Game Preview: Kansas State

As Saturday's showdown in Lawrence draws ever closer, Kevin Flaherty breaks down which team has the upper hand on offense, defense and the all-important intangibles.

The Kansas State-Kansas game ended last year like most of the recent games have — a lopsided Wildcat victory complete with much smack talk.  Wildcat fans finished the game chanting “Same Old  Jayhawks” and their players showed the type of confidence that comes with knowing you own a team. But that was 2003, and Kansas State has lost a lot of talent since its inaugural BCS bowl game last year. This year’s game is set for Homecoming at Memorial Stadium, and the early feeling is that it might be a little bit closer than previous games.

Offensive Advantage

Both teamsare breaking in new starting quarterbacks. The Jayhawks have Adam Barmann, a tall passer with a strong arm and good mobility. Barmann was able to get some experience last season and looks to be improving his decision-making for 2004.  Although Barmann made some great plays, he did have a few “rookie mistakes.” If he can eliminate those, Kansas should be able to move the ball fairly well against the Wildcat D.

Kansas State’s new quarterback should be Dylan Meier. He has been lauded through camp as a good leader and strong decision-maker. But can he hit on the deep ball? Kansas State enjoys utilizing the option and
power running game and throwing downfield to complement. It is not unusual to see a Kansas State quarterback average 15-20 yards per completion. If he doesn’t work out, speedy option quarterback Alan Webb is waiting in the wings.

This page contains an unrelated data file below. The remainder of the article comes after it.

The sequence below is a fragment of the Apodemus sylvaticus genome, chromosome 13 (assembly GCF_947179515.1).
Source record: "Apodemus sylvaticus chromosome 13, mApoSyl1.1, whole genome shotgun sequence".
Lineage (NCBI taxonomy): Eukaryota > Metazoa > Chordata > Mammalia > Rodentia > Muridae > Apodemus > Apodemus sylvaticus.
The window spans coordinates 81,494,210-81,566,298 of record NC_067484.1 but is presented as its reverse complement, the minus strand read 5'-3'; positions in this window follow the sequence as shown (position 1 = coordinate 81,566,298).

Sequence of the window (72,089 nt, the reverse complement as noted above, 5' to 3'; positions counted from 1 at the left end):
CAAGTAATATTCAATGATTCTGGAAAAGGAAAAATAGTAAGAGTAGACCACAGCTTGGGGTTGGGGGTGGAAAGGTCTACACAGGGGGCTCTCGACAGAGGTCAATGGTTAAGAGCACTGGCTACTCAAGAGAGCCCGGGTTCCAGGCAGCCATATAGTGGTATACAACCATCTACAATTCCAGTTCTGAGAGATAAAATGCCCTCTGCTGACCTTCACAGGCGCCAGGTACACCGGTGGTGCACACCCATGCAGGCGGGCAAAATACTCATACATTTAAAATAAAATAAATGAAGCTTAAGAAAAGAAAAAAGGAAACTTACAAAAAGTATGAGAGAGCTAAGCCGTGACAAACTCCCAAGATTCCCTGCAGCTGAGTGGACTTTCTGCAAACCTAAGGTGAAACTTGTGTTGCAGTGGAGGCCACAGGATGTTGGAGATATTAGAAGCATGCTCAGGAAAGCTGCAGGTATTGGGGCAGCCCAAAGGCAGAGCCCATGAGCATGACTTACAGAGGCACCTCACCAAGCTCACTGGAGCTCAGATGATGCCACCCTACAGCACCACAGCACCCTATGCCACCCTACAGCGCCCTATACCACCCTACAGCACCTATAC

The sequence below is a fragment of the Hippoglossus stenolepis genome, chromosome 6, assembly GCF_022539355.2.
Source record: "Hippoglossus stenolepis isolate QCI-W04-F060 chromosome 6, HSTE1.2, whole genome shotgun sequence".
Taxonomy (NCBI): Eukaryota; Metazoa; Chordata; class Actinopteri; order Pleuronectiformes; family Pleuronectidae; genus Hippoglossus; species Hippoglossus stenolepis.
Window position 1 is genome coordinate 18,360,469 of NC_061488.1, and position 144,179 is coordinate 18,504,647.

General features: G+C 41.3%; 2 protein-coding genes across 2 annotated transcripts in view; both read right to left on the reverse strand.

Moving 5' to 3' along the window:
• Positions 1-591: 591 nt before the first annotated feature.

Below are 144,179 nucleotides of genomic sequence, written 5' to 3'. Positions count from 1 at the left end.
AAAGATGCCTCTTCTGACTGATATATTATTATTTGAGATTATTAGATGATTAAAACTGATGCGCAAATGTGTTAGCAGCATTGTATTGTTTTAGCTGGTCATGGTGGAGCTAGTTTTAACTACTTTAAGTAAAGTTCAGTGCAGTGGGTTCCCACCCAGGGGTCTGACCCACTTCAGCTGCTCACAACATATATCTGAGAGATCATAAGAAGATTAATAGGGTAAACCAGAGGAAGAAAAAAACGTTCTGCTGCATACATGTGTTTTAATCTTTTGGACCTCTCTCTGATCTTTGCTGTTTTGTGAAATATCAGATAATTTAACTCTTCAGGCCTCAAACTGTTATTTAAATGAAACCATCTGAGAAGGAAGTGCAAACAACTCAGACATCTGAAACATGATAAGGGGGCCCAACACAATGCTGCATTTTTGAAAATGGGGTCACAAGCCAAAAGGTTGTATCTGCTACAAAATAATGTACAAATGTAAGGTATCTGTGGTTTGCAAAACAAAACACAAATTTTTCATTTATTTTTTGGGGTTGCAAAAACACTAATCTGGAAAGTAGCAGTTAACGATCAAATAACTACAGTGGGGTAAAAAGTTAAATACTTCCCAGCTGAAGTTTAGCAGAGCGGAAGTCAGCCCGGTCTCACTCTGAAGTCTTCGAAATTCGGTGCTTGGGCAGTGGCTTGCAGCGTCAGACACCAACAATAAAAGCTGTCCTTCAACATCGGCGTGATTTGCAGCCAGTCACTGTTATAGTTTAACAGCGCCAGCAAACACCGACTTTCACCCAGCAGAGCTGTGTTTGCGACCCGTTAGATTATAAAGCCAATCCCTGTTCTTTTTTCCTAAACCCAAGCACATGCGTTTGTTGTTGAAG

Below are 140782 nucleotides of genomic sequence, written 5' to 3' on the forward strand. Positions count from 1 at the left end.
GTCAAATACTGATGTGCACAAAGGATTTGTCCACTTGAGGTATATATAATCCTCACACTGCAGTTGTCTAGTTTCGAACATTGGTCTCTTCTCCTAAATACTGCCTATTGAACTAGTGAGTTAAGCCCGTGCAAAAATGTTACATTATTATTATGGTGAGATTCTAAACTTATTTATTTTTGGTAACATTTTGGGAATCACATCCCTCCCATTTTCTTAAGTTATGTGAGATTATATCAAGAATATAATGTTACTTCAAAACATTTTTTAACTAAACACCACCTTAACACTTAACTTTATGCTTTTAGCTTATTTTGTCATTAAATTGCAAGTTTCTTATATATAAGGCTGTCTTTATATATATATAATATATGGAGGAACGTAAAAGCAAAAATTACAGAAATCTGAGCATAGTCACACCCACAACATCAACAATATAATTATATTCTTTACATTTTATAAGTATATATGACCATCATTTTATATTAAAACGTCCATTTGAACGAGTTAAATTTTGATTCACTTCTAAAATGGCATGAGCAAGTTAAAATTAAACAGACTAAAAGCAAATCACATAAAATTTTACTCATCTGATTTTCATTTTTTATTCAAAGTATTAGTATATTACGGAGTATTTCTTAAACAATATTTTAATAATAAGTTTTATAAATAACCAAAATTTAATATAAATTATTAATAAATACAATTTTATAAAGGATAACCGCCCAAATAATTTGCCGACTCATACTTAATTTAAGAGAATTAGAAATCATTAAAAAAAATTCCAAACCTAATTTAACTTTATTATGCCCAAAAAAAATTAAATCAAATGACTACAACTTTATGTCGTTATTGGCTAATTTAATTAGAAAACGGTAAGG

Darren Sproles might be the nation’s best back and is probably the toughest college football player to play tag with. He is a legitimate Heisman Trophy candidate. Behind him, the backs are talented but unproven. Davin Dennis appears to be an emerging star at wide receiver, where the Wildcats have speed and talent throughout a deep class. Tight end should be set, with returning star and former top player in Kansas, Rashad Norwood, getting the snaps. The offensive line, like Kansas’, lacks depth and could see playing time from incoming freshmen

Defensive Advantage: Kansas State

Kansas continues to try and improve on a sometimes-porous defense. The Wildcats lost a number of talented playmakers, but they are used to losing a lot of talent on defense with minimal changes in the defense’s success.  Key players returning to the Wildcat D will be Kevin Huntley and Jermaine Berry on the defensive line. Berry could contend for Big 12 honors. Possibly the biggest defensive playmaker the Wildcats have is USC-transfer Marvin Simmons at linebacker, where he will be joined by physical Ted Sims. Cedrick Williams will compete for the title of Big 12’s best cover corner and should lead a secondary that may choke out some passing games.

Intangibles: Kansas State

Kansas State just seems to have a spell on the Jayhawks. Although Nebraska has a longer winning streak against the Jayhawks, Kansas seems to be more afraid of their in-state rivals, as most of the recent games
haven’t been close. Last year’s game looked like it might be different, but then Whittemore got hurt and the ‘Cats exploded. There is no doubt Mangino is reviving the program, but KU may still be a year or two away from winning this one.

Any Given Saturday

The longer Kansas stays in this game, the better chance it has of overcoming that fear and making some big plays. The defense will have to eliminate the big passing play and bottle up Sproles to make it happen. But, that may prove too difficult to accomplish. Special teams could also play a factor. If the Jayhawks can control field position and get to work with a shorter field, they have a chance.


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